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5.1-magnitude earthquake strikes North Carolina, is felt hundreds of miles away

The quake is the strongest to hit the state in more than a century

Location of Sunday morning's earthquake (USGS)

A preliminary 5.1-magnitude earthquake occurred near Sparta, in northwestern North Carolina, at 8:07 a.m. Sunday, close to the Virginia border. The quake rattled the Carolina Piedmont but was reportedly felt as far away as Atlanta, part of Tennessee, Washington and Ohio.

Video captured what appeared to be the strongest North Carolina quake in more than a century occurring in the northwestern part of the state on Aug. 9. (Video: The Washington Post)

It appears to be the strongest North Carolina quake in more than a century, since the 1916 quake that struck near Asheville in Buncombe County. That quake was also probably 5.1 or slightly stronger in magnitude. The Sunday quake is the strongest tremor in the Mid-Atlantic since the 5.8-magnitude event on Aug. 23, 2011, in Mineral, Va.

Remembering the 2011 Virginia earthquake that rocked the Eastern U.S.

There were some reports of minor damage in the vicinity of Sparta, including of items tossed off shelves at a grocery market and belongings shaken off their perches atop shelves and shattered. Some power outages also were reported.

Social media revealed a photo of a home partially damaged.

There were no immediate reports of injuries.

Sunday’s quake occurred at a shallow depth estimated at 2.3 miles deep, according to the U.S. Geological Survey (which has been revising this number), amplifying the effects felt on the ground. Earthquake surface waves — the kind that produce the shaking we feel on the ground — travel farther on the East Coast than in the West. That’s because the crust east of the Rockies is less fragmented and more consolidated.

A 2.6-magnitude foreshock was registered at 1:57 a.m. near the epicenter of Sunday’s larger tremor.

Numerous aftershocks, many of which will be felt in the immediate vicinity of the 5.1-magnitude quake, are likely for upward of a week as the earth continues to settle, shift and release stress.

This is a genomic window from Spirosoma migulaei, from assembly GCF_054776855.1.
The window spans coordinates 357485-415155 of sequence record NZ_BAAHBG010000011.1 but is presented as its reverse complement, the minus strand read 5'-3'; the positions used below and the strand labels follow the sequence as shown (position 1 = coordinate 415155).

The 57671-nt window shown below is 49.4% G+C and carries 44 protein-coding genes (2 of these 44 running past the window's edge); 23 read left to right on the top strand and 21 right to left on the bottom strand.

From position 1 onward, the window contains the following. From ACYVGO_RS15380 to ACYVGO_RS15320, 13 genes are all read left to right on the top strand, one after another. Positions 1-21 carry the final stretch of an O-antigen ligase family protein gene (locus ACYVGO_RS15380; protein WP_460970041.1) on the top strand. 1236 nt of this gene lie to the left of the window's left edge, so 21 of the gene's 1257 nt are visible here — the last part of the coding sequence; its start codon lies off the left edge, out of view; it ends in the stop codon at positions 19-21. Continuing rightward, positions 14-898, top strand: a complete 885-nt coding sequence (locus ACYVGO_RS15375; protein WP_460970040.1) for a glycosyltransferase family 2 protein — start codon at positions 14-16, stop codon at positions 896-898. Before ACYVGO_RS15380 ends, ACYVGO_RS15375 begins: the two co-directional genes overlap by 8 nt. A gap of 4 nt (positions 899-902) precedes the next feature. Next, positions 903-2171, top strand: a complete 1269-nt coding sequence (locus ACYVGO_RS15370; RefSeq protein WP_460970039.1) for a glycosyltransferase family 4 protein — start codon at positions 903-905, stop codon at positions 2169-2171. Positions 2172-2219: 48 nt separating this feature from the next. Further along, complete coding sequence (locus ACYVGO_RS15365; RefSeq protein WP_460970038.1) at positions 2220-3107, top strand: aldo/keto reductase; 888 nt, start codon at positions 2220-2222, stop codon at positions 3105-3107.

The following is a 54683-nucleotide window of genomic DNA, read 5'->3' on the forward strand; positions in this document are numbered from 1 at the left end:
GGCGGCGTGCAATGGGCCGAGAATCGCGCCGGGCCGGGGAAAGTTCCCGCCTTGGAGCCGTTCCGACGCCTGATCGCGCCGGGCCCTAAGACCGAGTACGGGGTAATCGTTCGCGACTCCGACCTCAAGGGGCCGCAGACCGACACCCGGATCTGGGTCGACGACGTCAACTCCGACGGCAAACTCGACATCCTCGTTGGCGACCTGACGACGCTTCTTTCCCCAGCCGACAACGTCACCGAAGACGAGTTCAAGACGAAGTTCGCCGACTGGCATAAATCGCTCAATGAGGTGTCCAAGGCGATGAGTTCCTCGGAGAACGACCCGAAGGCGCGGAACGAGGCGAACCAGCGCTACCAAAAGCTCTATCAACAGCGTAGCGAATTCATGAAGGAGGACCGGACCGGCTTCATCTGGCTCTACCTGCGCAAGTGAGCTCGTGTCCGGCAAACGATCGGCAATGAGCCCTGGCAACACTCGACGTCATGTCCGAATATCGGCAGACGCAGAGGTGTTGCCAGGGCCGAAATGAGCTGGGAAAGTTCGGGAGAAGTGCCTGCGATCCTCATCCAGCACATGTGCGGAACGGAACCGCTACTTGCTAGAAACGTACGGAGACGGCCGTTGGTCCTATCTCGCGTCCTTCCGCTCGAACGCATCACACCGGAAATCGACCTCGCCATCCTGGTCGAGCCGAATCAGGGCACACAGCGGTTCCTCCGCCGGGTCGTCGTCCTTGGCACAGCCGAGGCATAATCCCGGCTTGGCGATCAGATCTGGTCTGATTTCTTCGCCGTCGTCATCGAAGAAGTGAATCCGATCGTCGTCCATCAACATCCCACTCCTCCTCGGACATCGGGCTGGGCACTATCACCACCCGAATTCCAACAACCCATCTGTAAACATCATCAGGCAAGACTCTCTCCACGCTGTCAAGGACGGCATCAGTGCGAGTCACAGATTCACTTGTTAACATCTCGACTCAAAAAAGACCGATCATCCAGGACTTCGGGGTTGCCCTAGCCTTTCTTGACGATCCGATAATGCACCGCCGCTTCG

It is highly unlikely, but not impossible, that the 5.1 quake is itself a foreshock of a larger earthquake to come. That was the case in Ridgecrest, Calif., when a 6.4-magnitude quake on July 4, 2019, was followed by a 7.1-magnitude quake the next day.

At first glance, Sunday’s earthquake appears to have originated near the Eastern Tennessee seismic zone, a strip of seismic activity that stretches from the high terrain of eastern Tennessee northeastward up the Appalachians into the Carolinas. At least 5-magnitude or greater quakes have occurred in that pocket since the late 1600s, including near Sparta.

While rumors did briefly circulate on social media, Sunday’s quake did not appear to be associated with hydraulic fracturing, or “fracking.”

Initial data suggests the quake was from an oblique reverse-slip event.

Reverse faults are fractures in Earth’s crust that occur at an angle. Ordinarily, one block of crust is displaced vertically above the other. The higher fault, known as the “hanging wall,” is forced up the lower “foot wall.” Reverse faults feature the buildup of compressional stress. The Rocky Mountains and Himalayas were formed as a result of reverse fault processes.

Thrust faults are a type of reverse fault in which the interface between two blocks of crust is closer to horizontal than it is vertical. That, in essence, causes one plate to slip beneath another.

Sometimes, the blocks slip laterally alongside one another while one moves beneath the other. That appears to be the case with Sunday morning’s event, making it an “oblique reverse” slip.

Jason Samenow contributed to this article.